“Somebody needs to rise up and say ‘Enough of this nonsense! There’s all this talk. We need action! We need to actually have a system in place that helps those who need it. We need a system to champion every person working across the UK so they can understand how to save for their futures,” Singh says, as if developing  a campaign out of his pure passion. “And racism is on the rise. I haven’t ruled it out.”

If he ran, it would be a “real people’s campaign—one where I mean it when I say I’ll be a public servant. I consider myself a public servant now. I think anybody who’s been born into privilege should be,” Singh says. “But with politics, you can at least stand up legally for the people. And maybe even come face to face with those other legislators who are trying to oppose LGBT rights. It’s not just India. We have a big fight to overcome.”

Singh ended the enlightening conversation without coming out as a feminist. But he sure could pass as one.

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Newsom signs bill making Vote-by-Mail permanent for registered voters

“The bill will permanently expand access & increase participation in our elections by making voting more convenient”



Governor Gavin Newsom (Blade file photo)

SACRAMENTO – Governor Gavin Newsom signed a package of legislation on Monday to increase voter access and strengthen integrity in elections, including a bill to send all registered voters a vote-by-mail ballot.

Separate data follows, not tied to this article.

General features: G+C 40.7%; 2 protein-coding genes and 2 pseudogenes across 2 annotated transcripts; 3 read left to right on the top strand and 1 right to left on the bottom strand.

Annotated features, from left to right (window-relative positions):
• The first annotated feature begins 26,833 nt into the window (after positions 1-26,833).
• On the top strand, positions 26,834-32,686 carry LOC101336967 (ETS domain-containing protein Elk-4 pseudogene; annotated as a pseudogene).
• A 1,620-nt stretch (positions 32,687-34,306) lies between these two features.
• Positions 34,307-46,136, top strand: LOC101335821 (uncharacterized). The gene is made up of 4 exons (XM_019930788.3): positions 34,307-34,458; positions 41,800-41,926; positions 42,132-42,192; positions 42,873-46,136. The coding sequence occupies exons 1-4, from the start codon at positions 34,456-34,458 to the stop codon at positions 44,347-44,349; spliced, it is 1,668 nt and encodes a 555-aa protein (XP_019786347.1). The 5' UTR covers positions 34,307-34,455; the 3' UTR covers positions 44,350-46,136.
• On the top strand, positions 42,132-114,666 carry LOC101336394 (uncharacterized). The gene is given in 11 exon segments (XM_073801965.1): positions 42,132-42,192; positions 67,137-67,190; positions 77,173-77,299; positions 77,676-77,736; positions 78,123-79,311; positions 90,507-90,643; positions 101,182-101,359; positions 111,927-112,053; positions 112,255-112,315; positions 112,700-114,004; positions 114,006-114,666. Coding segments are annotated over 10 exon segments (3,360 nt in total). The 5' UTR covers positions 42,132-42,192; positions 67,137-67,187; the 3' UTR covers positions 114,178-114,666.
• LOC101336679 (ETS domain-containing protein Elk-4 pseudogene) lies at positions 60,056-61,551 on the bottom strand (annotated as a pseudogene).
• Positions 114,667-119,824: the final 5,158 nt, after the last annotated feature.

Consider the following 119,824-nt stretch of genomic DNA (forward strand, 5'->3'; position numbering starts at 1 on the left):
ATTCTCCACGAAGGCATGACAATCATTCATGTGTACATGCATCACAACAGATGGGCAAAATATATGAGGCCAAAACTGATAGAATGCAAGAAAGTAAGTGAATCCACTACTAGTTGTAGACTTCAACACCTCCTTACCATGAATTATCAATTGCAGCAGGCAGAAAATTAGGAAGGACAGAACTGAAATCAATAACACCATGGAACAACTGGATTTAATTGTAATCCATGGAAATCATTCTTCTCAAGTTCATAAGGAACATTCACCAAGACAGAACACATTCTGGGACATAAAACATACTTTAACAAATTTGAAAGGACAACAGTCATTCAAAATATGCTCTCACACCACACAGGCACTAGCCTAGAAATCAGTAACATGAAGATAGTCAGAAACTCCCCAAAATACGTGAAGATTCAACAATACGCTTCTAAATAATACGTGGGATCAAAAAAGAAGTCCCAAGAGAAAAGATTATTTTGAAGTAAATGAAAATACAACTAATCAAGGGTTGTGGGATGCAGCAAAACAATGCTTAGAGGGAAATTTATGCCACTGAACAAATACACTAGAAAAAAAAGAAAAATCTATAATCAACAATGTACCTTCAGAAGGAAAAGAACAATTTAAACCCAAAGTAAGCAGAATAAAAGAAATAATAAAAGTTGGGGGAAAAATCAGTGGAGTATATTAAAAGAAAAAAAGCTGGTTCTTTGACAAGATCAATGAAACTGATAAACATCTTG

In a move to increase access to democracy and enfranchise more voters, the Governor signed AB 37 authored by Assemblymember Marc Berman (D-Menlo Park), permanently requiring a vote-by-mail ballot be mailed to every active registered voter in the state.

The practice of sending vote-by-mail ballots to every registered voter first began in California in 2020, and was extended through 2021, as a safety measure to counteract pandemic-related disruptions and resulted in record voter participation.

“As states across our country continue to enact undemocratic voter suppression laws, California is increasing voter access, expanding voting options and bolstering elections integrity and transparency,” said Newsom. “Last year we took unprecedented steps to ensure all voters had the opportunity to cast a ballot during the pandemic and today we are making those measures permanent after record-breaking participation in the 2020 presidential election. I extend my thanks to Assembly Elections Committee Chair Assemblymember Marc Berman for his leadership on this issue.”